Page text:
Californians Flock to Florida

During the pandemic, Florida wasn’t locked down for too long and did not stop marketing. Fast forward, what have been the long-term consequences of this?


Our numbers have been really just remarkable since 2019. We’re up 10.2% in travel spending from 2019. We’ve seen an increase in our domestic market share, which largely came from California. So that’s kind of fun. 

Prior to 2020, we had really done no marketing in California. We’ve not done any marketing in Los Angeles or on the West Coast, just because typically folks from California were vacationing in Hawaii or Mexico for warm weather vacations. But during the pandemic in 2020 and early 2021, we started marketing in certain cities in California and Oregon and Washington. 

LA has gone from not even on the radar to one of our top 10 inbound markets. They were looking for freedom and they found it here in Florida.


Florida’s Michelin Stars Attract Culinary Tourism

Like Discover Atlanta, Visit Florida partnered with Michelin to review local cuisines. What’s the payoff?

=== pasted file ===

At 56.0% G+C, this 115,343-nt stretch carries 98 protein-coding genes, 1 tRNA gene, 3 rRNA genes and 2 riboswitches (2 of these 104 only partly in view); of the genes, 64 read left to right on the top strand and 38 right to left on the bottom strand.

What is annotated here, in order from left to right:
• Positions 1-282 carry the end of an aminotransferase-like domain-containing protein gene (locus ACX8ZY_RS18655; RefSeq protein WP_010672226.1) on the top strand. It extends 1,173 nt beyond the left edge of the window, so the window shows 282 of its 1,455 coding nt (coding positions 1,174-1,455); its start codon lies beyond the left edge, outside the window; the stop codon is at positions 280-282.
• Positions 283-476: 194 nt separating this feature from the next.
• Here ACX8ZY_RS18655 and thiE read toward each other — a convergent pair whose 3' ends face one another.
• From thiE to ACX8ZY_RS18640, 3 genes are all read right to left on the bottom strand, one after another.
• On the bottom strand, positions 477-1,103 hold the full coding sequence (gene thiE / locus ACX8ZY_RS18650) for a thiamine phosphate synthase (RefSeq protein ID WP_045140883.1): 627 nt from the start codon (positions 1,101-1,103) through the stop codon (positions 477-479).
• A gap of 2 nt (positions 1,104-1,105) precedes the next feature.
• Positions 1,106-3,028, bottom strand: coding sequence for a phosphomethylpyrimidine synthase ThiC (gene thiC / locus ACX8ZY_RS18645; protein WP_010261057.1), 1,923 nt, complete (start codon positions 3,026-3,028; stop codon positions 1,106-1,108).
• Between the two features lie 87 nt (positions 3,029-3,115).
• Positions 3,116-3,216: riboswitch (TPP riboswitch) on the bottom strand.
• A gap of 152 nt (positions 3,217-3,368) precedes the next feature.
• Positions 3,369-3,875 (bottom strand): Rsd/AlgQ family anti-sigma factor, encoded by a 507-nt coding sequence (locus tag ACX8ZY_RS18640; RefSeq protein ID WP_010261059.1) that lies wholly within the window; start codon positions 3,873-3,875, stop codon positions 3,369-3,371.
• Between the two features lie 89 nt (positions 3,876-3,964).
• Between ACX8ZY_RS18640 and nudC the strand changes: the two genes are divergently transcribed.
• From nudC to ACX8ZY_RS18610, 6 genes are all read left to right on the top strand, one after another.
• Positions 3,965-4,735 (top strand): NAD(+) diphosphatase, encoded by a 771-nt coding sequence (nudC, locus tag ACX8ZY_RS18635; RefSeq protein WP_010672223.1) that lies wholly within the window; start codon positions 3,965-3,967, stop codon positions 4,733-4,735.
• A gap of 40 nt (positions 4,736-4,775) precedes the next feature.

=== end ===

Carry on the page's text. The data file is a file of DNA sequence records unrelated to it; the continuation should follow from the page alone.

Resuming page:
We are entering our third year of our partnership with Michelin. Orlando, Miami and Tampa each invested $150,000 and Visit Florida invested $150,000.

Prior to our partnership with Michelin, 37% of respondents in a survey that we do saw Florida as having unique local cuisine. Two years into our partnership with Michelin, 51% of respondents see Florida as having unique local cuisine.


When we entered into this, we wanted to make sure we were highlighting cuisine throughout the entire state, not just those three cities. We launched two different culinary based video series highlighting cuisine all over Florida. They’ve been extremely popular.

Has the Michelin Guide helped attract culinary talent to Florida?

Absolutely. We’re seeing chefs move to Florida from other cities because they see opportunity to get a star. A lot of restaurants are opening. Look, I mean that improves the quality of life for Floridians and visitors.


Visit Florida on TikTok

Congress just passed a bill that gives TikTok 12 months to find a new owner or be banned in the U.S. Is Visit Florida on TikTok?

We were significantly ahead of the legislative push that a lot of states, including Florida, had. We just decided that that was not a platform that we wanted to use and we stopped using it and we’ve seen absolutely no impact to our reach.

We just feel like we were the smartest ones in the room. We did it early and we’ve already made other plans. A lot of state tourism boards are going to be struggling to fill that hole where as we did it very mindfully way back.